The Business Models of Biotechnology Companies


Jul. 3 2015, Updated 10:06 a.m. ET

Business models

Based on the nature of what’s being marketed, biotechnology companies (IBB) can be segmented into three categories: product companies, subscription companies, and service companies. The type of business model a biotechnology company selects depends on technical capability, availability of resources, and competition in the industry.

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Product companies

The product-based category is the dominant business model in the biotechnology industry. In this category, the company develops drugs and sells them in the market. Product companies are mainly involved with drug discovery. These companies focus mainly on developing drugs for a particular class of disease. In addition to marketed drugs, these companies generally have several drugs in various phases of the drug approval process.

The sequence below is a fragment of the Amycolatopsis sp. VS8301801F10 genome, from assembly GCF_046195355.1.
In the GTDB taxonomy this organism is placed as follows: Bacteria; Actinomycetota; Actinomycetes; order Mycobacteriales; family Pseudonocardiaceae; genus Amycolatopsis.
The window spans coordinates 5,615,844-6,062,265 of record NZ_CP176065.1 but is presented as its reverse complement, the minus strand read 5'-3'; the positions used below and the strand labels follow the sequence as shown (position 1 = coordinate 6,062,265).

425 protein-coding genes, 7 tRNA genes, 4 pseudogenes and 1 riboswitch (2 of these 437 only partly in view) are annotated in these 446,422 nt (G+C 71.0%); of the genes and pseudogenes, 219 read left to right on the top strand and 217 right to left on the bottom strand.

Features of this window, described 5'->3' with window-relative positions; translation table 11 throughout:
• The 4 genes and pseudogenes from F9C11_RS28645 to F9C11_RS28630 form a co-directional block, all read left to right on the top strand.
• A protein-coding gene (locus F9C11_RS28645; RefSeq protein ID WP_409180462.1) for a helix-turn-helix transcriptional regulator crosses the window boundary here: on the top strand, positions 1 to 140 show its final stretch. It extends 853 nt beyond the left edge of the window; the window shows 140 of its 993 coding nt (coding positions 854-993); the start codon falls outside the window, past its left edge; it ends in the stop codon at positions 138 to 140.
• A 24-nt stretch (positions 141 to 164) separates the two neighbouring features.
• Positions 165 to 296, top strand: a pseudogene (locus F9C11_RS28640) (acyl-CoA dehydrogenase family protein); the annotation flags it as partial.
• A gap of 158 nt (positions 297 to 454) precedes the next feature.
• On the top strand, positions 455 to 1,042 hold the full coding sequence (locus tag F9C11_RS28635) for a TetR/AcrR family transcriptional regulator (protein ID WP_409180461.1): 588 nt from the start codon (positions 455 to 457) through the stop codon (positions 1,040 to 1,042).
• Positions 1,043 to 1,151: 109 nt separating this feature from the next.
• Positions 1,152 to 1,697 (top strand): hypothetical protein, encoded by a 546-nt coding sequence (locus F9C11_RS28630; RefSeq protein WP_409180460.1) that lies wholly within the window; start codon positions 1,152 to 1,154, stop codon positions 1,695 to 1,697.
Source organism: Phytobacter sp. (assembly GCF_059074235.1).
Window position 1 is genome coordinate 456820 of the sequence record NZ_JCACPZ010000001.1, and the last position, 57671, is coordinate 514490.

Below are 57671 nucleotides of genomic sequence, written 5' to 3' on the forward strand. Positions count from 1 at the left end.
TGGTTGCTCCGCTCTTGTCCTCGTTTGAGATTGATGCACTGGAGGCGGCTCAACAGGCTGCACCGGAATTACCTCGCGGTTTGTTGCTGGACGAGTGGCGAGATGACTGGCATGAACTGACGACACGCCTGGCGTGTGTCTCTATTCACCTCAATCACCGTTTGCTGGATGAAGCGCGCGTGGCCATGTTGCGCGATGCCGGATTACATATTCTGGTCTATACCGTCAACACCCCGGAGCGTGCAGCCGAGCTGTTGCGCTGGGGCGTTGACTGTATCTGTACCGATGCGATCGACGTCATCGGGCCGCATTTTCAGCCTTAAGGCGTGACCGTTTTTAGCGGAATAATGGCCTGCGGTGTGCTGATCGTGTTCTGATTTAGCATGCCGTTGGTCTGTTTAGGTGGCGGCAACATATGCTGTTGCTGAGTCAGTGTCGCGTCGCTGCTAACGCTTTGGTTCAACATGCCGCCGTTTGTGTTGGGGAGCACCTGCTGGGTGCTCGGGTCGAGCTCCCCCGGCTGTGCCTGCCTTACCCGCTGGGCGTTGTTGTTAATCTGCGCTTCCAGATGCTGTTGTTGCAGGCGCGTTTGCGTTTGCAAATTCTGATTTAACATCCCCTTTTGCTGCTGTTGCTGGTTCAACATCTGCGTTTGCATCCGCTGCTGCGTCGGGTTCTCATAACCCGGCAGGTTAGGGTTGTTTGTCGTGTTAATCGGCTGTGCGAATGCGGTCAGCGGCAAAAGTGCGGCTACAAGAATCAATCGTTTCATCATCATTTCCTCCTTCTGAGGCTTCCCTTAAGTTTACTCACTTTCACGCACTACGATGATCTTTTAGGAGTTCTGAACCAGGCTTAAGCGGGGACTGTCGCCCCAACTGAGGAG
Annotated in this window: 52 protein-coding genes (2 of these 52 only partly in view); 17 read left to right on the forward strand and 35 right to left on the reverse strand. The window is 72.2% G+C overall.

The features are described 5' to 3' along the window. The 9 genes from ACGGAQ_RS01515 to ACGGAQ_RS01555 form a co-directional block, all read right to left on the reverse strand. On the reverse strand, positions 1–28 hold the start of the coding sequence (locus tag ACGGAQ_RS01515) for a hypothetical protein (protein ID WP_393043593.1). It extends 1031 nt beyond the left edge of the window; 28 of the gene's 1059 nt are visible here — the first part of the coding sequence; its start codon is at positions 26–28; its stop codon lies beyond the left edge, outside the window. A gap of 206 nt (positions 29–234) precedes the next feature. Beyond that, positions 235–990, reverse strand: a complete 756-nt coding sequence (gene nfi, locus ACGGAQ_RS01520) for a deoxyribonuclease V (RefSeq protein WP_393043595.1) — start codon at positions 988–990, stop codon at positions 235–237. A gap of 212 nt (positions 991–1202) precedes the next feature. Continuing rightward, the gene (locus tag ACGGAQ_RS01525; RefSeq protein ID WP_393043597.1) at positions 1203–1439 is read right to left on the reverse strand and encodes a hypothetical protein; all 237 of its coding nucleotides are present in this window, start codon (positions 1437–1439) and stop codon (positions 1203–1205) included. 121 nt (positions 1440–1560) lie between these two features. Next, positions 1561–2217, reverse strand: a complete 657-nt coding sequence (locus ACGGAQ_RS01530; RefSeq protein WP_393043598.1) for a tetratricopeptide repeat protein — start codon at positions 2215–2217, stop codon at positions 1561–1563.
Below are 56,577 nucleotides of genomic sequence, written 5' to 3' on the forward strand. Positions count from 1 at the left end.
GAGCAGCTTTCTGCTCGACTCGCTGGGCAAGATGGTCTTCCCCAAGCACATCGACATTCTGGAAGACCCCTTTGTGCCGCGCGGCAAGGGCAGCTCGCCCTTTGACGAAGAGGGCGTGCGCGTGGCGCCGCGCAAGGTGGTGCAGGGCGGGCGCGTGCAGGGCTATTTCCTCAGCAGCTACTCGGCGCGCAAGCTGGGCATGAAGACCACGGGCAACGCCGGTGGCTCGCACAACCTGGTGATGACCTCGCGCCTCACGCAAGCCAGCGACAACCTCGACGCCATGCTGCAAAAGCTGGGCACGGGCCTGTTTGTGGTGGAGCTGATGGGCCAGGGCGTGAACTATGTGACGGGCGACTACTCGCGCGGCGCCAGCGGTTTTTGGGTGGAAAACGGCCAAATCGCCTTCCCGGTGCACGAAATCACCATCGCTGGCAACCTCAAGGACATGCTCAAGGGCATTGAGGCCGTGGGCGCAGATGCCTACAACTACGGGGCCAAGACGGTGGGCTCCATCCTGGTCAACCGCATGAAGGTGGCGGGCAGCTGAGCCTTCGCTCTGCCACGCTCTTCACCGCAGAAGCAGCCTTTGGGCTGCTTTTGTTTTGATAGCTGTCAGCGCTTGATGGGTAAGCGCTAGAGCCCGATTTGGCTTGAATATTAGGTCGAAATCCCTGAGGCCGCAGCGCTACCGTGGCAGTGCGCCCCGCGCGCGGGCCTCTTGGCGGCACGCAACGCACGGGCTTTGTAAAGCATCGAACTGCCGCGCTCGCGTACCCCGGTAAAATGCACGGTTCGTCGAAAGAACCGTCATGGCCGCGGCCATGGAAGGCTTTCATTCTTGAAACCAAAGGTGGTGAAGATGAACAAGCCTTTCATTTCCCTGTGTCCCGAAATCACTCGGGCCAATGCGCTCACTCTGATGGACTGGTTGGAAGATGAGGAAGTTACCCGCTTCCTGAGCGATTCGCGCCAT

Companies such as Amgen (AMGN), Biogen (BIIB), Celgene (CELG), and Regeneron (REGN) enter into partnerships or collaborative arrangements with other biotechnology companies or large pharmaceutical companies to share the risk and rewards of drug discovery.

Subscription companies

Subscription-based companies such as Celera and Gene Logic develop genome databases, which can be used to develop medicinal drugs. Pharmaceutical companies subscribe to the data and pay subscription fees to these companies.

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Service companies

The majority of service companies in the biotechnology sector are platform technology companies. Platform technology companies offer solutions based on a common technology or generic tool of other large pharmaceutical or biopharmaceutical companies. Examples include companies like Qiagen, which provides software solutions for biological data analysis, and Affymetrix, which offers micro-array technology used to analyze hereditary material in the body.

Contract research organizations (or CROs) also form a major part of service-based biotechnology companies. A large pharmaceutical company outsources its research and development activities to a CRO on a contract basis. Other service-based companies support the preclinical, clinical, regulatory, manufacturing, marketing, distribution, and commercialization functions of large pharmaceutical companies.


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